Many Jewish Americans and most Jewish Israelis would call themselves “Zionist”, in very much the same way that nearly every American would claim to be “patriotic”.  However, just as Americans differ greatly on what “patriotic” really means, for American Jews and Jewish Israelis too, what “Zionist” actually means depends on who you talk to--and the differences can be striking.  Just as one American’s “patriotism” may be seen as nothing less than treason when seen through the lens of another American’s “patriotism,” so too can one Jew’s “Zionism” can be seen as an utter betrayal of Judaism, Jews or Israel from the point of view of another Jew’s “Zionism.”  The assassination of Zionist Israeli Prime Minister Yitzhak Rabin at the hands of another Zionist Israeli man is only a particularly acute example of divisions that run through Jewish society, both in the United States and in Israel.


From a Muslim or Christian Palestinian Arab point of view, Zionism represents a disastrous attempt to solve the problem of Jewish persecution in Europe by establishing a Jewish State on what was largely Arab-owned and Arab-inhabited land, thus denying the right of Palestinian Arabs to self-determination in very much the same way that European colonization of North America meant the dispossession of the people already inhabiting the land.  Many Arabs also see the founding of the State of Israel as having been at least in part promoted by various Western powers for strategic geopolitical reasons.


As Miki Kashtan, a Jewish Israeli woman “in voluntary political exile in the US” and leading exponent of the theory and practice of Nonviolent Communication, has put it so succinctly:  "The complex tragedy of the region is that Zionism is at one and the same time a return to a long lost home and the gift of liberation to a people persecuted for centuries, and a brutally oppressive system for another people that has never known independence."


Historically emerging in the late 1800’s, there were many different “Zionisms”:  from the left-wing Labor Zionism of Dov Ber Borochov, to the right-wing pro-capitalist “Revisionist Zionism” of Ze’ev Jabotinsky; from the secular spirituality of “Cultural Zionism” as espoused by Ahad Ha’am, to the more fundamentalist religious nationalism of “Revolutionary Zionism” as advocated by Avraham Stern.   It was the largely secular “Political Zionism” of Theodor Herzl which eventually came to dominate the Zionist movement that led to the founding of the State of Israel.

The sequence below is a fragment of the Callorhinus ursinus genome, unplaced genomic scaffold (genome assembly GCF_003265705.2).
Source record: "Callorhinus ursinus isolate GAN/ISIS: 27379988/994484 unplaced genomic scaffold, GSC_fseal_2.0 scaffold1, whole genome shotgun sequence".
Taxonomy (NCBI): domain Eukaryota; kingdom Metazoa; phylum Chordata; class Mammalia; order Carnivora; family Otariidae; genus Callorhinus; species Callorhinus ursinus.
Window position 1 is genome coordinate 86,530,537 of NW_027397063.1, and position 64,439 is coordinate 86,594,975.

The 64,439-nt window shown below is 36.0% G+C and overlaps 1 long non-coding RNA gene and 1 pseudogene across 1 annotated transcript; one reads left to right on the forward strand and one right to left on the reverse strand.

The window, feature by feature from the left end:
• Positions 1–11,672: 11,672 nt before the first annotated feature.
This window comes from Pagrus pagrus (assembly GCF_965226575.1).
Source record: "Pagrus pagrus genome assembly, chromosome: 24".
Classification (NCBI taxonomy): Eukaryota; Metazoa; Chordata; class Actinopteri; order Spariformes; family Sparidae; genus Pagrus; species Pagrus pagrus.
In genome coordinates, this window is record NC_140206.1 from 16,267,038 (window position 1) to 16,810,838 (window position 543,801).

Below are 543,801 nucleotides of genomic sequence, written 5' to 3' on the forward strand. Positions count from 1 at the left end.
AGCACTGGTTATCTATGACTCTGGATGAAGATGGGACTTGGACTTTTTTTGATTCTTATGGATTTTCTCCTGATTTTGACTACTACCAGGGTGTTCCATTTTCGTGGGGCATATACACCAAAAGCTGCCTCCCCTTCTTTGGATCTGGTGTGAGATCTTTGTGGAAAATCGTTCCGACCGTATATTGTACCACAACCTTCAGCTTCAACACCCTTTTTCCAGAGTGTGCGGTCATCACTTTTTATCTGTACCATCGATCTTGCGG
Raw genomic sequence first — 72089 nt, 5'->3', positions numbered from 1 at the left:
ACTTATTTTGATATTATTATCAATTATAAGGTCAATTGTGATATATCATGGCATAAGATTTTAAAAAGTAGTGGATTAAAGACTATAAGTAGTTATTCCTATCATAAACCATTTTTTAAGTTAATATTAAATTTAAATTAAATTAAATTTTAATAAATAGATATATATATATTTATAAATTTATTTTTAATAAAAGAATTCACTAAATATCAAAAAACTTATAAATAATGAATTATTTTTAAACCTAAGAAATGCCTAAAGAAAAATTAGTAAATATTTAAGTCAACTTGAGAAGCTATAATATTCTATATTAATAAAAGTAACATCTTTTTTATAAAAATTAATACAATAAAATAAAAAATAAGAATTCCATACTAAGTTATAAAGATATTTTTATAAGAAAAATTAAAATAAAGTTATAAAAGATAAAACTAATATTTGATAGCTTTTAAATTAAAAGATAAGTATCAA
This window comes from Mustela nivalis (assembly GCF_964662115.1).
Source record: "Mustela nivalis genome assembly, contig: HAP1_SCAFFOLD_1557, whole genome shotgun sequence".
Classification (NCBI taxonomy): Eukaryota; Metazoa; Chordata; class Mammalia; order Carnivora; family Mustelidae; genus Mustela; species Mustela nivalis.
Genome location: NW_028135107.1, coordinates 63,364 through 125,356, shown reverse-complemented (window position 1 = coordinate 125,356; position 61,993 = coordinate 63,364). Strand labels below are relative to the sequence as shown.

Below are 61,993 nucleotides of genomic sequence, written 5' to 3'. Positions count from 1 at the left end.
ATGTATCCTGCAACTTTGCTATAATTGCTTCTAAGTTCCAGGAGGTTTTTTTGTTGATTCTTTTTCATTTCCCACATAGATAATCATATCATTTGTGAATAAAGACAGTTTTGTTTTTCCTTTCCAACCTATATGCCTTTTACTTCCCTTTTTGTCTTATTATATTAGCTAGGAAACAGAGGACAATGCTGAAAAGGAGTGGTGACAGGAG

All forms of Zionism, however, strove to save the Jewish people from persecution and/or cultural assimilation/annihilation by encouraging the Jewish diaspora to regather in Eretz Yisrael, the Land of Israel (though Herzl and others seemed briefly to have considered setting up a Jewish State elsewhere).  With the rise of Hitler and the onset of WWII, Zionism took on the even more urgent task of providing Jews with the means of sheer survival, especially since other countries, including the US, refused to grant entry to Jews fleeing Europe before, during, and after the war.  


Within the religious community, some Jews have considered it their religious duty to re-settle the land of their forefathers, and so have joined the Zionists.  Other religious Jews have maintained a strongly anti-Zionist position, considering any merely human attempt to re-establish Jewish sovereignty in Palestine to be a blasphemous usurpation of divine prerogative, with some of these also seeing it as a violation of the human rights of the Arab inhabitants of the land (http://www.truetorahjews.org/).  While Christian Zionism (a powerful political force in the United States) shares many of the goals of Jewish Zionism, it sees the establishment of Israel as part of the fulfillment of end-times prophecy regarding the Second Coming of Christ (while, obviously, religious Jewish Zionists are waiting for the first coming of their Messiah).